Periodontitis is a severe inflammation of the gums which affects the gums and bone around the teeth. When this inflammation is not treated, the teeth can become loose and you may, eventually, lose your teeth.
Signs and symptoms that may indicate periodontitis are:
• Swollen gums
• Redness of the gums
• Sensitive gums
• Bleeding gums
• Receding gum line, which causes your teeth to look longer than before
• Larger spaces between your teeth
• Pus between your teeth and gums
• Bad breath
• A persistent bad taste in your mouth
• Loose teeth
In nearly all cases, periodontitis is caused by a bad or ineffective mouth hygiene and care, and a lack of preventive dental care. Smoking and stress are factors that can exacerbate the situation.
Periodontitis starts with plaque. Plaque is a sticky layer, mainly consisting of bacteria, and which attaches itself to the teeth.
When this sticky layer is not regularly and effectively removed with, for example, a toothbrush or interdental brushes, it can become hard and turn into tartar. This hard layer can become a harbor for new bacteria. Tartar cannot be removed by brushing your teeth, this can only be done by a dental hygienist or dentist.
The longer dental plaque and tartar remain attached to the teeth, the more damage they cause. In the beginning, it will just be the gums (gingiva) that show inflammation. This inflammation of the gums is the first stage of periodontitis, and is called gingivitis.
When the inflammation lasts for a longer period of time, spaces (pockets) are formed between the tooth and the gums. The inflammation will cause the pockets to become deeper over time, which results in the loss of bone tissue. When too much bone is lost, you can lose your teeth. And when periodontitis is not treated, it can also affect your general health. This is especially the case with people suffering from diabetes or cardiac patients.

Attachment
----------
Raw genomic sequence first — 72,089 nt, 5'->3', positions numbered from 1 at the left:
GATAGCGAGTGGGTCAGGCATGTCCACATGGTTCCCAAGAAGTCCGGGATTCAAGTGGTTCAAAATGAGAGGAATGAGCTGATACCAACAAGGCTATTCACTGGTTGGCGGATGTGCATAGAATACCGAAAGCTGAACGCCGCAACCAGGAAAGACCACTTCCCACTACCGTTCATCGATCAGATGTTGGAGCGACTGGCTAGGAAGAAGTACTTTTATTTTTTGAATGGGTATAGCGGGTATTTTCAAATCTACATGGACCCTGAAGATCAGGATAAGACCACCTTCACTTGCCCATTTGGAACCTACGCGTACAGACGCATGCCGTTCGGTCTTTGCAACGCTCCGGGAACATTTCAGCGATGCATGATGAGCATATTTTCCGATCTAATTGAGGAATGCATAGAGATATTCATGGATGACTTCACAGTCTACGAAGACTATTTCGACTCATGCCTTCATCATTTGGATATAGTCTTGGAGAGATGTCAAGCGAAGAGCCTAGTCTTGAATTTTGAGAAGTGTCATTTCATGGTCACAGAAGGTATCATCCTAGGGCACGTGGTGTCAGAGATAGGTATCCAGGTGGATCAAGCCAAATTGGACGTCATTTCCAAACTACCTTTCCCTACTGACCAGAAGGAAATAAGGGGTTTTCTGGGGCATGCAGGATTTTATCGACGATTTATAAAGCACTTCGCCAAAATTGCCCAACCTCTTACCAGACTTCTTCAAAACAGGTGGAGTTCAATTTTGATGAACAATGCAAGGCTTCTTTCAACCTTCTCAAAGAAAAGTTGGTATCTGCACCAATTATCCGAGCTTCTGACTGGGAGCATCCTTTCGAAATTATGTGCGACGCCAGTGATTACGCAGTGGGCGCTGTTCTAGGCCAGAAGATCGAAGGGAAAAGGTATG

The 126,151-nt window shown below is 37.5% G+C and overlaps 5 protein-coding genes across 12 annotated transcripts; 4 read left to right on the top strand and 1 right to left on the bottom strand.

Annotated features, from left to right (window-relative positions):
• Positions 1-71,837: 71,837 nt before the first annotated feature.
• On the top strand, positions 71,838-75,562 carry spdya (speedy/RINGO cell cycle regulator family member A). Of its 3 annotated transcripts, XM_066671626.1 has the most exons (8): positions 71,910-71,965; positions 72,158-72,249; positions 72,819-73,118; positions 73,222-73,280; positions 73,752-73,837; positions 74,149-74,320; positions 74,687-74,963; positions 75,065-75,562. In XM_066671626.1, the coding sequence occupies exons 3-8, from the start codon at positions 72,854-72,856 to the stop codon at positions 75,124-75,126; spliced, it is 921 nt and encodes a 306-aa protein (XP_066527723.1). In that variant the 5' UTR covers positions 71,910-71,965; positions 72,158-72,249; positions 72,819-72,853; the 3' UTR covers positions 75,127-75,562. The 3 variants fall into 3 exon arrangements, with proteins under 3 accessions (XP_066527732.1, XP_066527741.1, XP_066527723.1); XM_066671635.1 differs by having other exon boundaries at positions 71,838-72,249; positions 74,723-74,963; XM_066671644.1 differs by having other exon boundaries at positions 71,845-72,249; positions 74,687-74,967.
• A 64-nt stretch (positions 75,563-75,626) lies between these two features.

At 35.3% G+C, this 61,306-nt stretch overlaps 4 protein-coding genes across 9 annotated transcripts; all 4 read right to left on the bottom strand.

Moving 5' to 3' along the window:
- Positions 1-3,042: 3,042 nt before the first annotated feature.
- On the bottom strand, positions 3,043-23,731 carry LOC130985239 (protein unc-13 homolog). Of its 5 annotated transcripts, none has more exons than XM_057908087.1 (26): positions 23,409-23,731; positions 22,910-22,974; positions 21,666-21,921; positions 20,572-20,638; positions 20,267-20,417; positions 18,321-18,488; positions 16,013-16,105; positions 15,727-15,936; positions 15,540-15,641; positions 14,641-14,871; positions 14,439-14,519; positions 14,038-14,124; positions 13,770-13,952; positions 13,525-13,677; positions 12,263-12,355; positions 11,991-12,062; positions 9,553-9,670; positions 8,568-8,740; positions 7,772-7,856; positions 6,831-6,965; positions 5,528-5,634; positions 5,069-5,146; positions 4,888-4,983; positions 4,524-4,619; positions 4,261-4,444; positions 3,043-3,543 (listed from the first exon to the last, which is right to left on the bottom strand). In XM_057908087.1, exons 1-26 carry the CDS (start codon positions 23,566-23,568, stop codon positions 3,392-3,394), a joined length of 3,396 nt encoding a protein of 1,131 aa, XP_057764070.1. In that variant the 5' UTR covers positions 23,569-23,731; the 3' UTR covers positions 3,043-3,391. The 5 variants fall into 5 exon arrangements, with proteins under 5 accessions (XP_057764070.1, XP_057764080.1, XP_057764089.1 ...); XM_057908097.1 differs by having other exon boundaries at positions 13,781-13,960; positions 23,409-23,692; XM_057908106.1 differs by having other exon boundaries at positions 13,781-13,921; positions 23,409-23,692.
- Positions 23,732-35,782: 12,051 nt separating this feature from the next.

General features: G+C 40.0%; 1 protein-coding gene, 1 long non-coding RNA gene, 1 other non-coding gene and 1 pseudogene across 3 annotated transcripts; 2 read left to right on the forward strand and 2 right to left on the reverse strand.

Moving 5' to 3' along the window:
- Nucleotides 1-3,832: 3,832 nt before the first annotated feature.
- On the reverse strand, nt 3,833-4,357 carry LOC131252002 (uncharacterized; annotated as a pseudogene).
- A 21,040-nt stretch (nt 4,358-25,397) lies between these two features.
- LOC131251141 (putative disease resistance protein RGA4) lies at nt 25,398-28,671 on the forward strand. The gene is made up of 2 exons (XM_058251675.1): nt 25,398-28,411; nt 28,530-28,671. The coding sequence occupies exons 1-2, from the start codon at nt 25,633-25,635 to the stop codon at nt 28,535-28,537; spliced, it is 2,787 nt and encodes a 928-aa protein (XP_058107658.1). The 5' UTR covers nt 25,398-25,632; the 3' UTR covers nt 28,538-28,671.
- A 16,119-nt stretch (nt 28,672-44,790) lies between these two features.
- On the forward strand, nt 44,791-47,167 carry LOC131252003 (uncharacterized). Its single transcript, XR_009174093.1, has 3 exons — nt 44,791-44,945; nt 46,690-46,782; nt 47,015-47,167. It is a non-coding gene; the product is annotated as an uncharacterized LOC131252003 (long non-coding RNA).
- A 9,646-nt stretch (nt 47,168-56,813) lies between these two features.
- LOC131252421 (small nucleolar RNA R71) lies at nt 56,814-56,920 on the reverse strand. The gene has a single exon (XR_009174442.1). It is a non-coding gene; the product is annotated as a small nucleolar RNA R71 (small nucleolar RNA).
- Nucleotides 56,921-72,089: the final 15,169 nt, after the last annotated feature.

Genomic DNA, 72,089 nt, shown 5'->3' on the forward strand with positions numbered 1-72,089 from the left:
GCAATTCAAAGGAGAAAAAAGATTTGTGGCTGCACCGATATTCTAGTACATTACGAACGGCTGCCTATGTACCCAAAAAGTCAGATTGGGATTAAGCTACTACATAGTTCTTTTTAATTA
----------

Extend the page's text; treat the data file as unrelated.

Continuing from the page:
In order to establish (the severity of the) periodontal disease, we will carefully listen to your complaints after which we inspect your mouth and gums. This is done by:
1. Measuring the depth of the space (pocket) between your tooth and the gum. This is done by carefully sliding a thin metal probe along the tooth until it reaches the bottom of the pocket. With healthy pockets, this depth is usually between 1 and 3 mm.
2. Making X-rays in order to assess bone loss at locations where the pockets are deep.
All this information is used to make a clear diagnosis and to determine an individual treatment plan. We will then discuss this plan with you, as well as the various necessary steps for the periodontal treatment.
The purpose of this periodontal or gum treatment is a thorough cleaning of the pockets and preventing further receding or breakdown. The key to success is achieving and maintaining a perfect oral hygiene.
The first step of the treatment is cleaning underneath the gums. This is done with by using special instruments that mechanically remove plaque and tartar from underneath the gums. We often do this in a few sessions and, when necessary, we can give a local anesthetic to numb the gums before we start the cleaning. Three months after all the pockets have been cleaned, the specialist will check your gums again to see whether the inflammation of the gums has gone down and the oral hygiene has improved. When the gums still show signs of inflammation, we can also treat infected areas by gingival flap surgery in order to stop further bone loss, and in some cases
it is even possible that the bone tissue regenerates. Ah fc When the periodontal treatment is successful, it is extremely important that your oral hygiene remains perfect in order to prevent a relapse.
This can include regular checks and professional cleaning taking place every three to six months.
This allows us to keep a close eye on your gums so we can interfere quickly and effectively should there be signs of a relapse.
A. Feiz Barazandeh – Dentist-Endodontist
D. Sokos – Dentist-Periodontist
Dental Clinic Westerpark
1013 TH Amsterdam
Phone: +31 (0)70-7670080